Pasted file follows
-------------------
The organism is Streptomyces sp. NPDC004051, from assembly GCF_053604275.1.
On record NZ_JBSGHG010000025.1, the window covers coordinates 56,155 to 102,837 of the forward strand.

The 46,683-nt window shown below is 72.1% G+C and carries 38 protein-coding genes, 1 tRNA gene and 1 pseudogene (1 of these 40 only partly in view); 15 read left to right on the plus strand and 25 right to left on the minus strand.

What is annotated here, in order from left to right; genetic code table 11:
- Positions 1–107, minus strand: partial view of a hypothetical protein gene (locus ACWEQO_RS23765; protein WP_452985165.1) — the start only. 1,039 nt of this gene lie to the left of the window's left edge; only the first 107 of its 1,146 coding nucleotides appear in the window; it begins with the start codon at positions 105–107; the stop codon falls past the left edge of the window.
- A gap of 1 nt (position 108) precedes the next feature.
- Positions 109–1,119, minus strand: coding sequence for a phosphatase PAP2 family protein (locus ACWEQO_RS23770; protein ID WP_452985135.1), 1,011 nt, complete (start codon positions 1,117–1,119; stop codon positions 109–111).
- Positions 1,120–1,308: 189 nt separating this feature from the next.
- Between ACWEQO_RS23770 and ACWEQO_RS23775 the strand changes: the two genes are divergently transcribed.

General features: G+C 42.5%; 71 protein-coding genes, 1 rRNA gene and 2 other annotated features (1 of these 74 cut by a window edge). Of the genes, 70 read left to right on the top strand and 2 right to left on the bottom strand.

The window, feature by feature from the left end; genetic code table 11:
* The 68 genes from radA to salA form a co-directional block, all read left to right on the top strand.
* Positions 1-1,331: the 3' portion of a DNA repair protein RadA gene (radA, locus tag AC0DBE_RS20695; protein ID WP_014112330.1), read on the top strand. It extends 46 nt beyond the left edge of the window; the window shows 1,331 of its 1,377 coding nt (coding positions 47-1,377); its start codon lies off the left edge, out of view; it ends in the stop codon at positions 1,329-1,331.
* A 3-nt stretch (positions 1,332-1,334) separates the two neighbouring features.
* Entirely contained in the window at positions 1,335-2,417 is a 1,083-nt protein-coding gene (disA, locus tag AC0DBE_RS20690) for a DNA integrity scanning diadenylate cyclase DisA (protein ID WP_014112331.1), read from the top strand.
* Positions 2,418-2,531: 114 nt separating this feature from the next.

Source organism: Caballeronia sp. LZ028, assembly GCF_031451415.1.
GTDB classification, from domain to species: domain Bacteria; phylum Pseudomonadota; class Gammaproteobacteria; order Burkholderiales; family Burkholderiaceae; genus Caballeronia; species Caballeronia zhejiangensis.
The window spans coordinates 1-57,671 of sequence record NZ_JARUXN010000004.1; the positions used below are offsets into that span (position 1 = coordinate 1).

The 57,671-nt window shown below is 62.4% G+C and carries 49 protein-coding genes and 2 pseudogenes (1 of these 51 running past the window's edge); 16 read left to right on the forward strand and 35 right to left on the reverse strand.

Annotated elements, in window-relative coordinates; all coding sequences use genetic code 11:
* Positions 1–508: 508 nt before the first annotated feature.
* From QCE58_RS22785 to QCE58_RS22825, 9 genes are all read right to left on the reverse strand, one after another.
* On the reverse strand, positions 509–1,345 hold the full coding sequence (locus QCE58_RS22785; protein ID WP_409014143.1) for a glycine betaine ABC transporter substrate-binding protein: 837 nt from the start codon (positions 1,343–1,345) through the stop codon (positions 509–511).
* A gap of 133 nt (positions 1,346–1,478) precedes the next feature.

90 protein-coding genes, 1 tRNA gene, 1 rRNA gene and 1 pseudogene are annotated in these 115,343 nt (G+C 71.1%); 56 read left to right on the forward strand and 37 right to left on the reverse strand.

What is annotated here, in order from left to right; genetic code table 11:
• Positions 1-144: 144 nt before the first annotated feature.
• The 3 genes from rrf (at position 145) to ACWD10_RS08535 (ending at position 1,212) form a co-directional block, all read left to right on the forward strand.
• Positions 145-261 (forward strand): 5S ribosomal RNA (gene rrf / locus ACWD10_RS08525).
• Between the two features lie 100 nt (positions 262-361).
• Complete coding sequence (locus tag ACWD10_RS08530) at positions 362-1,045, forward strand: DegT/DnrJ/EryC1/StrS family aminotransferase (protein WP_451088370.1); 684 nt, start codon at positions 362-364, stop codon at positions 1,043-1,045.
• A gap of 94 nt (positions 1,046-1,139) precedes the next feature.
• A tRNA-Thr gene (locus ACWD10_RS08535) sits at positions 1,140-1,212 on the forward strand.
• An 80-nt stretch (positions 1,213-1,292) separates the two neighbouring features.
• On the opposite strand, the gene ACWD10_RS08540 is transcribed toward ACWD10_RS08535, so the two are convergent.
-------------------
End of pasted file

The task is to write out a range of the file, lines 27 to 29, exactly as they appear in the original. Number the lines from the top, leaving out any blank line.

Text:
What is annotated here, in order from left to right; genetic code table 11:
• Positions 1-144: 144 nt before the first annotated feature.
• The 3 genes from rrf (at position 145) to ACWD10_RS08535 (ending at position 1,212) form a co-directional block, all read left to right on the forward strand.